NAFCU Services Blog

Jul 18, 2023

Securing Your Digital Doors

By: Joshua Gideon, Manager of Audit, Risk, and Compliance | Allied Solutions

Shakespeare says to only “trust a few”. We say, never trust, only verify.

 With a Zero Trust architecture (ZTA) to cybersecurity, trust is not automatically granted. Unlike trust-based networks that open the digital door for anyone who had a key at one time, a Zero Trust approach doesn’t trust login credentials alone. With alarming rises of social engineering and credential stuffing, credit unions that take a trust-based approach are more vulnerable to these types of attacks. Fraud aside, remote work and rapidly progressive technology have ramped up the critical need for this type of security structure.

Why Zero Trust?

ZTA is a strategic effort to shut and lock digital doors against bad actors’ attempts to gain access to your credit union’s data and resources. Breaches can happen off premises (and they usually do), so this strategy protects the data inside and beyond the brick and mortar perimeter.

The Core Principles of a Zero Trust Design

Core Principles of a Zero Trust Design

    Requires verification of every user: An inherently distrusting network relies on additional authorizations for entrance. Networks with a Zero Trust architecture have a least privileged structure, restricting sensitive data to specific areas. All credentials must be verified upon each attempted gateway entrance, regardless of privilege. No one person has access to everything. Giving access only to what someone needs to do their job will go a long way in limiting what could be stolen if someone’s credentials are compromised.

     Requires validation of every device: Similar to verification of each user attempting to gain access, Zero Trust continuously validates every device – on and off premises. Regular inspection and logging of all traffic are critical to know what is and isn’t normal on your network.

     Leverages data masking and encryption: These two functions protect at-rest and in-transit data. Data masking obscures data from unauthorized access, and encryption turns the data into unreadable characters without the correct key/code. Safeguarding data at every point is a crucial element of security that every credit union must embrace. These functions can protect data while meeting compliance standards.

Best Practices to Protect your Data from Unauthorized Access

An enterprise-wide approach to cybersecurity with a Zero Trust model will have more data security confidence and a stronger response plan in the unfortunate event of a breach. An effective Zero Trust strategy should align with your business goals and should not hinder business outcomes or efficiencies. While there are numerous tools available to secure your credit union’s digital doors, there are some best practices to keep the bigger picture in mind.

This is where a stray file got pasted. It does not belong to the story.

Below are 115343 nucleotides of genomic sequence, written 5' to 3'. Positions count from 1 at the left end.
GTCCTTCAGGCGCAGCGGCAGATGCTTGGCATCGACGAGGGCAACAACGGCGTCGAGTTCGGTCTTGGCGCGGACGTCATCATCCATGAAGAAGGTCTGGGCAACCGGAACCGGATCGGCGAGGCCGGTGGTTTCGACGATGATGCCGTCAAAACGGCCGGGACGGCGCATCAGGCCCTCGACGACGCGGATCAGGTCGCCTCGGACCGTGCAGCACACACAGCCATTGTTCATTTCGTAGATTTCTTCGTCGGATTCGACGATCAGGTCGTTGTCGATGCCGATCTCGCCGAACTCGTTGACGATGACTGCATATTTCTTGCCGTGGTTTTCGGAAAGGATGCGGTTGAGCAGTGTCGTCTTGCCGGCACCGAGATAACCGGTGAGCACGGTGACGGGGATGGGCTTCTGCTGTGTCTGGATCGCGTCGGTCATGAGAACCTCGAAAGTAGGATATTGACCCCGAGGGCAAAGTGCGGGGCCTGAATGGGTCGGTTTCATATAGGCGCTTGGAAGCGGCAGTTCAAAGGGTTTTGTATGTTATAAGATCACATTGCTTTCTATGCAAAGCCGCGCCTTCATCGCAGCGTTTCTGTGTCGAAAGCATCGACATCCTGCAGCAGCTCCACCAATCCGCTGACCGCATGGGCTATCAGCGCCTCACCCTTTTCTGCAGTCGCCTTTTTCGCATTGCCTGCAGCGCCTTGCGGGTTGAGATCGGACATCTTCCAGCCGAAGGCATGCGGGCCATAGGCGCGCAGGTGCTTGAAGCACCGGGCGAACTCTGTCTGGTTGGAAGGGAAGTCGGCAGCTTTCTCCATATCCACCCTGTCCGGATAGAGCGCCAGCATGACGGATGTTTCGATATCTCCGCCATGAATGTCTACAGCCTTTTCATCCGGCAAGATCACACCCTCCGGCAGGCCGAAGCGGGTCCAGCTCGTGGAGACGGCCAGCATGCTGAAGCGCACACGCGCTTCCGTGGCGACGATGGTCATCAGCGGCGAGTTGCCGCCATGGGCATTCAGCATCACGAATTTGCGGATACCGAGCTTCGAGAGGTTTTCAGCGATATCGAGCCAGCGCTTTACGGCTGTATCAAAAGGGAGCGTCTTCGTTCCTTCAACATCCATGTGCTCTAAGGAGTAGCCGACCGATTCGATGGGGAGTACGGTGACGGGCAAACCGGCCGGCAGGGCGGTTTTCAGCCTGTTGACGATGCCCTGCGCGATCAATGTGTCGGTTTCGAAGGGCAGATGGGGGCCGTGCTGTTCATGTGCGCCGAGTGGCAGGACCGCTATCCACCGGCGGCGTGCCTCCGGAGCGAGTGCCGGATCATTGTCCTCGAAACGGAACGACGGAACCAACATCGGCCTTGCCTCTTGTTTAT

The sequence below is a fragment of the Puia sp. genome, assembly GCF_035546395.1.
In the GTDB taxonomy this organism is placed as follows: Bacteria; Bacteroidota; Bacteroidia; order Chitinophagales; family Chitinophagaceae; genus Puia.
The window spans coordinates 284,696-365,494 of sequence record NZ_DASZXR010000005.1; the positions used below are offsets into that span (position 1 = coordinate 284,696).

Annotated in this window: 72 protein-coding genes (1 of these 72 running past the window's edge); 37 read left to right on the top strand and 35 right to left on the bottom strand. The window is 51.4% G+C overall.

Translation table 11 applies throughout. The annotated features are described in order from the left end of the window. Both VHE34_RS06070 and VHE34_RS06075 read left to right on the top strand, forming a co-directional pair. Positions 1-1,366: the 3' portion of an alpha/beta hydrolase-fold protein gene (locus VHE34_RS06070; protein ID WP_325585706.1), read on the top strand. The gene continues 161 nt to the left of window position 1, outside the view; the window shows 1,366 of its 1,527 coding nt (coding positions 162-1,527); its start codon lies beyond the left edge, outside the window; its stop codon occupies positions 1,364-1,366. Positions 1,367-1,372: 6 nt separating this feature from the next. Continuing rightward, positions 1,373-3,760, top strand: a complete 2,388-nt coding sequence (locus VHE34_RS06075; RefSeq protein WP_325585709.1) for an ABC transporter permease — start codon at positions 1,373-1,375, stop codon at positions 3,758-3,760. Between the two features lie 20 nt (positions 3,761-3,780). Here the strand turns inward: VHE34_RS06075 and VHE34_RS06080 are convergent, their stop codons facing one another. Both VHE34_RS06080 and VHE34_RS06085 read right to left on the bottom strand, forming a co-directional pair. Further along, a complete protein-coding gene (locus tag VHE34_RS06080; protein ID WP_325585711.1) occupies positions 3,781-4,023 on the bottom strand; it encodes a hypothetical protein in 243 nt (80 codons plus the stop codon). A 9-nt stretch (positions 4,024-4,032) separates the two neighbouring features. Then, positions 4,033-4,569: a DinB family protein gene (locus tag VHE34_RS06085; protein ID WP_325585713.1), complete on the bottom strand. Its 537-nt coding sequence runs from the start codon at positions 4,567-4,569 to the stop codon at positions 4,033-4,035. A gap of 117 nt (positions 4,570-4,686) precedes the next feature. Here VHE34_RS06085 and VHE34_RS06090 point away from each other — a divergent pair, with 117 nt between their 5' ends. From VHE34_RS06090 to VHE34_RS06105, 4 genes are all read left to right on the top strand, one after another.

A push towards a Zero Trust architecture inside your credit union can look like:

#1: Define what needs protecting.

Use the highest revenue generating areas of your credit union as a starting point to help you identify what assets need the most protection. Build your unique Zero Trust model with these assets in mind.

#2: Automate, automate, automate.

Nearly three-quarters (75%) of data breaches are traced back to a human element - error, misuse, or abuse.  The more processes that are automated through technology and artificial intelligence, the less margin for data leaks. Take inventory of what processes are being done manually across the organization. Ask your IT department to evaluate those manual processes for risk exposure and begin automating the ones that are most vulnerable.

#3: Shift the mindset.

Zero Trust is a journey, not a destination, to stronger cybersecurity– one that requires incremental changes reaching across the organization.

Cybersecurity is no longer an issue for the hallways of IT to figure out. It starts in the boardroom and requires a top-down approach. A Zero Trust architecture is an easy sell for IT. The impact on other employees is minimal, however, employees may need more communication around the increase of verification requirements that come with a ZTA.

Requiring multi-factor authentication and leveraging biometrics can serve as daily reminders for employees to be more mindful of data security.

#3: Create and review vendor contracts and policies.

Every vendor is another digital door that can be opened to gain access to your credit union’s data. The SolarWinds breach in 2020 and the recent MoveIT breach are harsh reminders that even with the tightest internal policies vendors can be a cyber vulnerability.

In addition to due diligence reviews, make sure that your executive team understands how vendors are working towards a Zero Trust architecture. Lastly, ensure that your institutional coverage also includes data breach protection in the event an attack occurs.

Final thoughts:

Today adopting a Zero Trust is a proactive, albeit optional, strategy that credit unions can implement for data security.

What if one day soon it’s a nonnegotiable?

The federal government has already mapped out how specific agencies like the CFPB, FTC, EPA, FDIC, and Department of Homeland Security must adopt a Zero Trust architecture over the next year to enhance our nation’s security.  It may be that financial institutions will be required to adhere to this type of cybersecurity framework as well. And the day might be sooner than we think. Implementing a Zero Trust architecture not only secures your entire institution now, it may save your institution from financial losses down the road.

Cybersecurity deserves more than a “business as usual” approach. Learn more about Allied’s commitment to data security here:


[1] Verizon. 2023 Data Breach Investigation Report.

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